The London-based World Food Travel Association (WFTA) on Tuesday named Grenada and its sister islands Carriacou and Petite Martinique the world’s first “Culinary Capital.”
WFTA said “Culinary Capitals” is a regenerative tourism program that it devised “to put the spotlight on culinary cultures around the world, as the tourism industry begins to recover after its long hiatus.”
Kirl Grant-Hoschtialek, acting chief executive officer of the Grenada Tourism Authority (GTA), said that “the Culinary Capitals destination accreditation by the World Food Travel Association is a huge achievement for Grenada.
“We are known around the world as the Spice of the Caribbean, so it is fitting that we are the first Caribbean island to earn this designation,” Grant-Hoschtialek said. “This will undoubtedly attract discerning travelers who want to explore the link between food and culture, and who want to ensure that every dish they have on their vacation tastes amazing.”
WFTA said the integration of spices into Grenada’s cuisine has resulted in an overall robust and flavorful national food profile.
“From fine dining to casual beachside restaurants, and even street food, it is undeniable that Grenadians have a taste and flair for delicious food,” WFTA said. “The islands are perfectly positioned as a Culinary Capital, with their many distinctive culinary assets to showcase.”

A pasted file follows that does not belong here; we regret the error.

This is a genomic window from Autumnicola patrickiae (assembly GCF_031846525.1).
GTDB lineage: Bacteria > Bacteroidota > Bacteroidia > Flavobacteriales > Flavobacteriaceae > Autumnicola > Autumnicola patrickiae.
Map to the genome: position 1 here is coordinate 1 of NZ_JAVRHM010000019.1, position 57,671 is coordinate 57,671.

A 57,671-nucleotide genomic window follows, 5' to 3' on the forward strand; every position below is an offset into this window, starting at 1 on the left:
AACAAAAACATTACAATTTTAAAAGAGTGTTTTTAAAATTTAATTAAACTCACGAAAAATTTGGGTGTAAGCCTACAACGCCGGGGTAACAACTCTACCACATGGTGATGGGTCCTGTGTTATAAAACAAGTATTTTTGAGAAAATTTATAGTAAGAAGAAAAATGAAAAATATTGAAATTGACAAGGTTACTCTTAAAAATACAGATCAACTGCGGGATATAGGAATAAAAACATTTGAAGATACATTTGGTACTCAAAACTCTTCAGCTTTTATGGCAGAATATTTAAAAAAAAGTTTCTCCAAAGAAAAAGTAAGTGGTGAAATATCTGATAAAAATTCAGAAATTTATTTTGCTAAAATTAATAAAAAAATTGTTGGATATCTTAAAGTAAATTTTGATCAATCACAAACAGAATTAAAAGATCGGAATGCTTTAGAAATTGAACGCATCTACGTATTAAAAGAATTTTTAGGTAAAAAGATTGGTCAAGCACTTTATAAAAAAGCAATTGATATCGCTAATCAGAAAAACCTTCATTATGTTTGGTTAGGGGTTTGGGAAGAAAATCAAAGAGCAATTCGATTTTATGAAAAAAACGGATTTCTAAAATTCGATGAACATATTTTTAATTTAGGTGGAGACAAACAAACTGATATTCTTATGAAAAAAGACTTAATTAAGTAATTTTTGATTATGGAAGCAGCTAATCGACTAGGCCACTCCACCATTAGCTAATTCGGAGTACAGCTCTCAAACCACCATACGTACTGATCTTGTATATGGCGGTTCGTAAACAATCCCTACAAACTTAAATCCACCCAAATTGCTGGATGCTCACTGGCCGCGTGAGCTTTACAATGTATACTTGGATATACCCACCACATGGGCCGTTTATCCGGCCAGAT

WFTA said examples include the tradition of saraka; the national dish “oil down”; chocolate; nutmeg ice cream; handcrafted rums; and, of course, the many uses of the spices on the island – both in food and for medicinal and wellness purposes.
Now that Grenada’s unique culinary culture is officially recognized, WFTA said the GTA is set to market the destination to “foodie travelers”, further develop the island’s food tourism offerings, and “put Grenada on the map for consumers who travel for unique and memorable food and beverage experiences.”
Erik Wolf, WFTA executive director, the world’s leading authority on food and beverage tourism, said that “smaller destinations like Grenada need every competitive advantage, and that is what Culinary Capitals provides.
“Savvy food-loving travelers are adding destinations like Grenada to their bucket lists right now, eagerly waiting for when they can travel again,” he said.
Wolf said the Culinary Capitals program accredits eligible destinations through a rigorous application process.
“The program is about much more than just earning recognition,” he said. “Successful destinations also receive marketing and strategy support for the coming year, as they put their new moniker to good use in their destination marketing efforts.
“And for food- and beverage-loving travelers, Culinary Capitals designation gives them new choices with under-visited destinations, which is exactly what travelers now seek post-pandemic,” Wolf added.
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